- Written by Jared Rachwalski
- Published on 06 September 2010
Quickly becoming one of my favorite demo Blu-Rays, the excellent concert disc by David Gilmour Remember that Night, contains many Pink Floyd gems and solo material. Guests include David Bowie, Graham Nash, and David Crosby. This disc is presented in the new HD audio formats and sounds utterly without flaw. When the opening note for Echos is played the crowd instantly recognizes the song, This sudden surge of crowd noise from the surrounds blended smoothly with the notes coming from the front stage. This is where having an identical five speaker system is appreciated. Next up, Time and the clock-chiming that opens the song. Here the multitude of high-frequency sounds can distort or fail to separate with less capable speakers. Not so with the MCS1's their sound was crisp and clear with no fatigue.
On to the SACD player, with Cowboy Junkies Whites off Earth Now Multi-channel SACD up first. This disc was recorded live with a single microphone and has some startlingly real dynamic range. There is plenty of ambient noise present, which with the MCS1's was easily heard among the vocals and guitar work. The depth of this recording was easily conveyed through these speakers. There was no audible distortion of compression at any volume. I hesitate to name a single track as I found myself listening to the entire album and no single song stood out. Rarely during my listening sessions with this well played discs does that happen. It was with this recording that I began to get a feel for the Thiels strength, detail and realism.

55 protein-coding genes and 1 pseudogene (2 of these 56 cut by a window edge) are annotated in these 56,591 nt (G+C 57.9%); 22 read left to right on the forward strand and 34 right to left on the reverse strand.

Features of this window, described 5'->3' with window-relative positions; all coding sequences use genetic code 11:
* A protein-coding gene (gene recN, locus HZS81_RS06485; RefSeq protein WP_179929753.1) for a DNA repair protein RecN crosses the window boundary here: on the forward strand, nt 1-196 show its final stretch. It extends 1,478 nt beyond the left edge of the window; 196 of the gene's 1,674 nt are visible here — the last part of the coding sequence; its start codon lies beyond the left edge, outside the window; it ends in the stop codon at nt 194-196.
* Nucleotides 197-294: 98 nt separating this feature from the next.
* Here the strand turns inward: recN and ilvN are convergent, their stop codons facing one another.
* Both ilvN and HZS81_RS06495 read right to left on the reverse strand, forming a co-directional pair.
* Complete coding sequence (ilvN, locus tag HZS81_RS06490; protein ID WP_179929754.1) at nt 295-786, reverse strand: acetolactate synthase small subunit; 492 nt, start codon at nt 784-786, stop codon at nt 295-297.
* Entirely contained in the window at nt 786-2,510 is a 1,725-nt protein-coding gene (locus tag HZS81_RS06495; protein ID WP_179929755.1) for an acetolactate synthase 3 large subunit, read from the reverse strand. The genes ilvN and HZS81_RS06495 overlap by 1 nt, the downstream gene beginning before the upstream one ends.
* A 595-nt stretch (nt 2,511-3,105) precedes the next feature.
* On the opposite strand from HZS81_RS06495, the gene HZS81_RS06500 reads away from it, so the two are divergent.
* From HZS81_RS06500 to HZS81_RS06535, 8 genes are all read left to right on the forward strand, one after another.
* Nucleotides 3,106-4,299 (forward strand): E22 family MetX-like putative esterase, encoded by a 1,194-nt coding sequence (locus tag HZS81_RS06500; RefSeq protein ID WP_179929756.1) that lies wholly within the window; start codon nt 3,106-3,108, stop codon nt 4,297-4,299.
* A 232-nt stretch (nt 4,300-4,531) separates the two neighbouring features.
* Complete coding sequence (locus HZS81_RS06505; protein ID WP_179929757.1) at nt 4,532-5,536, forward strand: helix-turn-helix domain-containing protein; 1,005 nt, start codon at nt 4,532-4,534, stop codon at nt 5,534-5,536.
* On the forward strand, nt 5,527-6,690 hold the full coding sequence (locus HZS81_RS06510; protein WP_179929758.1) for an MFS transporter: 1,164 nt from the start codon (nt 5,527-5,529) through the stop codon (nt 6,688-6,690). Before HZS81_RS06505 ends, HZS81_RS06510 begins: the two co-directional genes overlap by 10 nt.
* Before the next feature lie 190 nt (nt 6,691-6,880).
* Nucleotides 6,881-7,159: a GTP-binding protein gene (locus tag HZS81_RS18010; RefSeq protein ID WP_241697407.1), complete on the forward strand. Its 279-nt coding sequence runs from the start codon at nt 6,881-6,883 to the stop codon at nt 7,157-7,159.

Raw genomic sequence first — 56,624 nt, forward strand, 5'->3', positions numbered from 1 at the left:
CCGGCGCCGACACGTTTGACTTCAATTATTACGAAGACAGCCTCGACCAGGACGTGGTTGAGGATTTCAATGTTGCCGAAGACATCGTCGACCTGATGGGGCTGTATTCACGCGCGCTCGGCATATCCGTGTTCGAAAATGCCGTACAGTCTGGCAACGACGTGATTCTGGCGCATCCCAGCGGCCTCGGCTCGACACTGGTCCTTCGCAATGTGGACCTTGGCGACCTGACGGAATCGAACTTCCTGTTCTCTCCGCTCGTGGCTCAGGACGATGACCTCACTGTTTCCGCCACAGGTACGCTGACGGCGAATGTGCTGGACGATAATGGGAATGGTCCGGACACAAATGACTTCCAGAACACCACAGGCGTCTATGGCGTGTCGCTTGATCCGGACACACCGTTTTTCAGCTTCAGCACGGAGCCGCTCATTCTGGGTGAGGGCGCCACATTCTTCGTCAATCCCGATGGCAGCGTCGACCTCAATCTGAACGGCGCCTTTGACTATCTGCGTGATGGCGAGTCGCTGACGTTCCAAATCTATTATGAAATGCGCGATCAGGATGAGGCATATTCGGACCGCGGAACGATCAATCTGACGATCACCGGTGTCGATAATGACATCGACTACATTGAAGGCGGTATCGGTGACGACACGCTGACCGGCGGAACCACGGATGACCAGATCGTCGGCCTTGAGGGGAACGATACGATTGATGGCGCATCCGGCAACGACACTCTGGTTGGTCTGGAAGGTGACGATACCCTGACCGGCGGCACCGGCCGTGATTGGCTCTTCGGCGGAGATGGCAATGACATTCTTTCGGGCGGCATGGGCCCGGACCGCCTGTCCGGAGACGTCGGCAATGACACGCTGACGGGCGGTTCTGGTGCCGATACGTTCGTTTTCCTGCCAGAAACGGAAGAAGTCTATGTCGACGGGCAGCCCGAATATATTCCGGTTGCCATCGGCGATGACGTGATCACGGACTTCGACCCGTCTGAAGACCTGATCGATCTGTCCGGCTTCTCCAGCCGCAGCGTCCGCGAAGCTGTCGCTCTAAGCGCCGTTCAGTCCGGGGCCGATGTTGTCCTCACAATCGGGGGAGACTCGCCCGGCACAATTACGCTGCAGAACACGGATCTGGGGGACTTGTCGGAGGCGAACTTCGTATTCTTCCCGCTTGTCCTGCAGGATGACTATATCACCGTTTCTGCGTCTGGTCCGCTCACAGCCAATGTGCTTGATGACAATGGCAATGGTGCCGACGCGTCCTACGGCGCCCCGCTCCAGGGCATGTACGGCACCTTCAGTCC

Pink Floyd's Dark Side of The Moon Multi-channel SACD was next in the player. This was my first SACD purchase and first disc I ever heard in this format. For review purposes I jump straight to Us and Them and specifically the solo by Clare Torry. The speakers should be able to accurately convey the delicate power without sounding forced or strained. Which the MCS1's did with ease. On Money the opening cash-register noises bounce from one speaker to another and I found the blend to be seamless. The bass line was forceful, dynamic and at no time did I notice the SmartSub – exactly what you want a sub to do, disappear.